They are crucial to the structure of a computer system. The registers are the CPUs only way to operate upon the values when a command is executed. Values are loaded into the registers from addressable RAM locations via the system bus. If the CPU has an internal memory cache, large chunks of data can be pre-loaded from RAM. This will ensure the data is ready when the CPU is ready to process an instruction. The CPU cache can provide an enormous boost in performance.
Fundamental x86 and AMD64 Registers
The types of registers that are available depend upon the CPU's ISA (Industry Standard Architecture). I am going to briefly introduce the commonly used registers for the x86 ISA, because all three major desktop operating systems (Apple, Linux, Windows) support this platform.
There are eight general purpose registers and the Instruction Pointer, which holds the program counter. The registers are named based upon a purpose that was originally envisioned for each register. There are special operations that are designed for specific registers; such as the Accumulator, EAX, has an efficient opcode to add a byte index specified for it. However, the other registers support these operations as well; only the opcodes are longer general-purpose commands.
|BX||EBX||RBX||Base index (arrays)|
|DX||EDX||RDX||Extends the precision of the accumulator|
|SI||ESI||RSI||Source Index for string operations|
|DI||EDI||RDI||Destination Index for string operations|
The first four registers of the previous table have additional registers defined to access the low-order and high-order bytes of the 16-bit register. The x86 and AMD64 instruction sets use an 8-bit byte. Here are their names:
The stack-pointer typically points to the top of the call stack to indicate the next address to use for parameter passing or local variable allocation. The instruction-pointer points to the address of the current instruction to execute. This address should always be pointing to an address that is found in the .text segment of your program, or the system's libraries.
Ignoring restrictions due to permissions, RAM can be addressed as one continuous sequence from the lowest address to the highest address. The system will move segments in-and-out of RAM one page of memory at a time. There are typically regions of the address space that is reserved for the operating system (kernel). If shared memory between processes is allowed on the system, then a region will also be reserved for globally accessible address space.
Your program itself is loaded into available address space. There is no universally common addressing scheme for the layout of the .text segment (executable code), .data segment (variables) and other program segments. However, the layout of the program itself is well-formed according to the system that will execute the program. This allows the system's program loader to navigate the program file and properly load the program into RAM. Jump tables and other internal structures are fixed up to allow the different memory segments to be properly referenced based on their final address.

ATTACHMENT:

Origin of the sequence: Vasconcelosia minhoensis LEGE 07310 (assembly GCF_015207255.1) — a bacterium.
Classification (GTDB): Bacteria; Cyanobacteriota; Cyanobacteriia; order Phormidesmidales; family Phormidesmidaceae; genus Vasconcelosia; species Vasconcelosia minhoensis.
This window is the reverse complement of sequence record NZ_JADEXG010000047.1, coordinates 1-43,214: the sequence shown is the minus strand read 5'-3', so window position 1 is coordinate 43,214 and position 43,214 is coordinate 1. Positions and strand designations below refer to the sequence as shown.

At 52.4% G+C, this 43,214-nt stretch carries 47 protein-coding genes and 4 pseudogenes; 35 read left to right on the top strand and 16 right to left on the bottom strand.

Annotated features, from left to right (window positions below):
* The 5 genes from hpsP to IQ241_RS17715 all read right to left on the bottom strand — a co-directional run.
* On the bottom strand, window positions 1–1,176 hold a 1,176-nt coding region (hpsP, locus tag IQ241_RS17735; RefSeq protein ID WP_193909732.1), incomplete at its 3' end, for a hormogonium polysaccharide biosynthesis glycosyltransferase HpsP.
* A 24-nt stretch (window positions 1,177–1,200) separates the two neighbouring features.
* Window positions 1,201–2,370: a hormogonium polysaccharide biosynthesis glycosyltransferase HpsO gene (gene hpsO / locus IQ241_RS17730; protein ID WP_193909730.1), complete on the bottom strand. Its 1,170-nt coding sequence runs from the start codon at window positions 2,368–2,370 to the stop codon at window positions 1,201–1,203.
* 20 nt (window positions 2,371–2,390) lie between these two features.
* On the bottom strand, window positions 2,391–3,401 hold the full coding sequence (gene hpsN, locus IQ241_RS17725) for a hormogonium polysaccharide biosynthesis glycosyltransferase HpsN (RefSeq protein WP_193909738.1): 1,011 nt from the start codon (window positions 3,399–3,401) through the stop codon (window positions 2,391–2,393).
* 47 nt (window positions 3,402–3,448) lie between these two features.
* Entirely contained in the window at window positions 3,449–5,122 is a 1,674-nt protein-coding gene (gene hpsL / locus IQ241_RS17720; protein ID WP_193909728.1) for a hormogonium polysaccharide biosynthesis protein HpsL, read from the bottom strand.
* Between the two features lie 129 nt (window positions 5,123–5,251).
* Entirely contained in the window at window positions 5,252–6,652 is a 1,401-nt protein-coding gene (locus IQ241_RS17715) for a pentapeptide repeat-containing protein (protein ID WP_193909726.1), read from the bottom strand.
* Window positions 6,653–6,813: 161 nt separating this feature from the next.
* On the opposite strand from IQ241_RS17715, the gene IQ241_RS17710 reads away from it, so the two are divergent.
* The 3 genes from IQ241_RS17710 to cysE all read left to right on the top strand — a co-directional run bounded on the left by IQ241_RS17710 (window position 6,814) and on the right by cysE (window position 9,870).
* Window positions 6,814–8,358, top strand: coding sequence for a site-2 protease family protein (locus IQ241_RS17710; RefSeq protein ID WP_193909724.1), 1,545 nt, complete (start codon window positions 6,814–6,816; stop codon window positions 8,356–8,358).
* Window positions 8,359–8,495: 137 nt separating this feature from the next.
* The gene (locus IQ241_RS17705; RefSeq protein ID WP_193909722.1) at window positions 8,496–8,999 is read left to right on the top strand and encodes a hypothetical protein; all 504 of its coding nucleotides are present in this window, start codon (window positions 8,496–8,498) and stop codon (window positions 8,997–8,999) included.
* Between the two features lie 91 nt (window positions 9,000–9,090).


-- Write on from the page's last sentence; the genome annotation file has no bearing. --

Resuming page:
The diagram below depicts a simplistic view of a single program's elements loaded into memory on a system. The CPU accesses the RAM through the system bus.
The call-stack and heap are usually situated at opposite ends of the address space and they grow towards each other. If the program allocates too much dynamic memory, or a recursive call continues unbounded the system will run out of address space. For the recursive function call scenario, the stack will have used all of its allotted space and cause a stack-overflow.
The only hard boundaries in this continuous address space is typically at the page-level. Therefore if an operation attempts to access memory across a page boundary a segmentation-fault or segfault will occur. If permissions are set to restrict access to specific pages and a program attempts to access the space, some type of access violation is raised.
Most programmers do not need to have a deep understanding of a computer's memory architecture in order to complete their jobs. However, having a solid understanding of this memory model can help you make better design decisions and improve your debugging skills. As you move closer to the hardware in your development, it becomes more necessary to truly understand this structure. Finally, there are some tasks that are simply not possible to accomplish (or at least them become extremely difficult) if you do not have a clear picture of the memory structure for computers.
Security is one of the concepts with computer programming where it becomes necessary to have a better understanding of this structure. Even though you may never look at a disassembled program or manually access the registers, it is important to understand how what causes a security vulnerability, as well as the qualities that make a vulnerability exploitable. So with this foundation of memory structure, I will be able to write about secure programming practices and also demonstrate some of the techniques used to exploit these flaws.